Updated: September 03, 2019 10:03 AM GMT
Protesters throng central Hong Kong on June 16 in the latest protest against an extradition bill. (ucanews.com photo)
Church leaders attended another huge Hong Kong protest that called for the withdrawal of a controversial extradition bill and the resignation of the Chinese territory’s leader.
Although chief executive Carrie Lam announced on June 15 that she had suspended the bill, Hong Kong people were not satisfied and turned out in even greater numbers on June 16 than the one million estimated to have marched on June 9.
The Civil Human Rights Front estimated that about two million people joined the latest rally — a record for a protest in Hong Kong — but police claimed only 338,000 attended.
The pressure on Lam increased today when Hong Kong's most prominent student activist, Joshua Wong, was released from prison and immediately called for the chief executive to step down.
Wong, 22, who received two separate prison sentences in 2017 and 2018 for his part in the Umbrella Movement pro-democracy protests in 2014, walked free after serving a reduced sentence of one month.
"[Carrie Lam] is no longer qualified to be Hong Kong's leader,” he told reporters after his release. “She must take the blame and resign, be held accountable and step down."
Auxiliary Bishop Joseph Ha Chi-shing of Hong Kong took part in a continuous ecumenical prayer meeting outside the Legislative Council building with thousands of Christians overnight after the latest rally.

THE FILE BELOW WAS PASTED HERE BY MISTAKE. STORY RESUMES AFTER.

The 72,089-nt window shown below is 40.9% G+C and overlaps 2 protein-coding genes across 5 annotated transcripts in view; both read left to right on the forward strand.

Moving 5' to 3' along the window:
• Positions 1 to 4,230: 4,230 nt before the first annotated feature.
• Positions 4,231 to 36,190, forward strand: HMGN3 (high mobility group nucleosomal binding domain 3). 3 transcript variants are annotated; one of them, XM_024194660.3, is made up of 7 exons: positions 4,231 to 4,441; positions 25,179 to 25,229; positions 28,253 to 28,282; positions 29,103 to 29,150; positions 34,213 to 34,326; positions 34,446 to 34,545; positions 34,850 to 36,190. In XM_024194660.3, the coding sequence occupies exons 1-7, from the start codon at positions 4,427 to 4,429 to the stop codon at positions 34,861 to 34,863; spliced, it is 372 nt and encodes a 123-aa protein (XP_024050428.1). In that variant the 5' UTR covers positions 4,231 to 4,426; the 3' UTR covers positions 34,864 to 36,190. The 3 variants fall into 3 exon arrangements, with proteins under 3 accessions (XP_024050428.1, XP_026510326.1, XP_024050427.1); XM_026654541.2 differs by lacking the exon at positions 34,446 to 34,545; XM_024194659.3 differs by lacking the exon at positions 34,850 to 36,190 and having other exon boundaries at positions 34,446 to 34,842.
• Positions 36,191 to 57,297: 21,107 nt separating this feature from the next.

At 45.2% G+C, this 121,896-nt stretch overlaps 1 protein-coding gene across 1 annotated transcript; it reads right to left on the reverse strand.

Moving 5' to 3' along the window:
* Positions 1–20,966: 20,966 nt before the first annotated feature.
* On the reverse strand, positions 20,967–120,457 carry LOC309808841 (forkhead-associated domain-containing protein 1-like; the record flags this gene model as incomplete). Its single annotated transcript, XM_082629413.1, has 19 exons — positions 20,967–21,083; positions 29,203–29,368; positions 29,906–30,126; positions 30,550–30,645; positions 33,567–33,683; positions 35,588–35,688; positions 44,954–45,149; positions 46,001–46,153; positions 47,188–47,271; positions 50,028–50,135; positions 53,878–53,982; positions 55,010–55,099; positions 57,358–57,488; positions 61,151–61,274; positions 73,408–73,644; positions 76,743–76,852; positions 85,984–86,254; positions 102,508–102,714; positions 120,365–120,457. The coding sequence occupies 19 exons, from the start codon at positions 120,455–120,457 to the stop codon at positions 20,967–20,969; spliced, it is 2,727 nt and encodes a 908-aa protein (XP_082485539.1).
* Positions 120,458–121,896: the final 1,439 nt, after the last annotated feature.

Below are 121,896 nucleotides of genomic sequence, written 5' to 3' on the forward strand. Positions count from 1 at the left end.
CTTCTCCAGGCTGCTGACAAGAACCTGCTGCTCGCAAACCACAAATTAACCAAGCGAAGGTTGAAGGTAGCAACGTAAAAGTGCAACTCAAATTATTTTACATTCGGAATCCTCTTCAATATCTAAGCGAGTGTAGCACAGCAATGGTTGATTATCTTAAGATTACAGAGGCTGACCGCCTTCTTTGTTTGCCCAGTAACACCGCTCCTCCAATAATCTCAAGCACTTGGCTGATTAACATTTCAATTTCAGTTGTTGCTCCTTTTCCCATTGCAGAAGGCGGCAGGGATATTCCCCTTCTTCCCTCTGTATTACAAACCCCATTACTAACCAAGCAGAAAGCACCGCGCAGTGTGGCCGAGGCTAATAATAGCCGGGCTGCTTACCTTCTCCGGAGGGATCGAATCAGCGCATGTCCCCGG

Asked by media at midnight whether he would leave the young protesters, the 60-year-old bishop said: “I don’t care. No matter how long they stay, I will continue to stay with them. The shepherd should not just be with the sheep but also guide them.”
Bishop Joseph Ha addresses a prayer meeting held by Catholic groups on June 16. (ucanews.com photo)
The Hong Kong Federation of Catholic Students (HKFCS), Justice and Peace Commission of Hong Kong, Diocesan Youth Commission of Hong Kong and the Justice and Peace Group of the Franciscans organized a Mass and a prayer meeting.
Bishop Ha reminded the faithful that the protesters were Christians first. “Even though the government did many things that we don’t like and were very wrong, we cannot demonize them because this is not our faith request,” he said.
Cardinal Joseph Zen Ze-kiun, the retired bishop of Hong Kong, held a Sunday Mass attended by more than 500 Catholics.
In his homily, he thanked God that Hong Kong has so many brothers and sisters who care about justice. “Although we won this battle, we need to continue to use peace, love and justice to arouse society and Christ will stand by us,” he said.
Edwin Chow, the acting HKFCS president, told ucanews.com that Lam had supported the use of excessive force by police in a June 12 rally, but he hoped that religious elements could moderate the emotions of protesters and police.
Protesters are concerned that the proposed bill could be used by Beijing to extradite people from Hong Kong on politically motivated or business charges.
“There have been cases when Hong Kong people were charged with smuggling when they transferred Bibles to mainland China. I am afraid it will affect the communication between the churches on both sides. That’s why I am against the amendment,” Chow said.
The Hong Kong government released a statement on June 16 saying that the chief executive had apologized and admitted that “deficiencies in the government's work had led to substantial controversies and disputes in society, causing disappointment and grief among the people.”
However, protesters are insisting that Lam step down and the bill be withdrawn.
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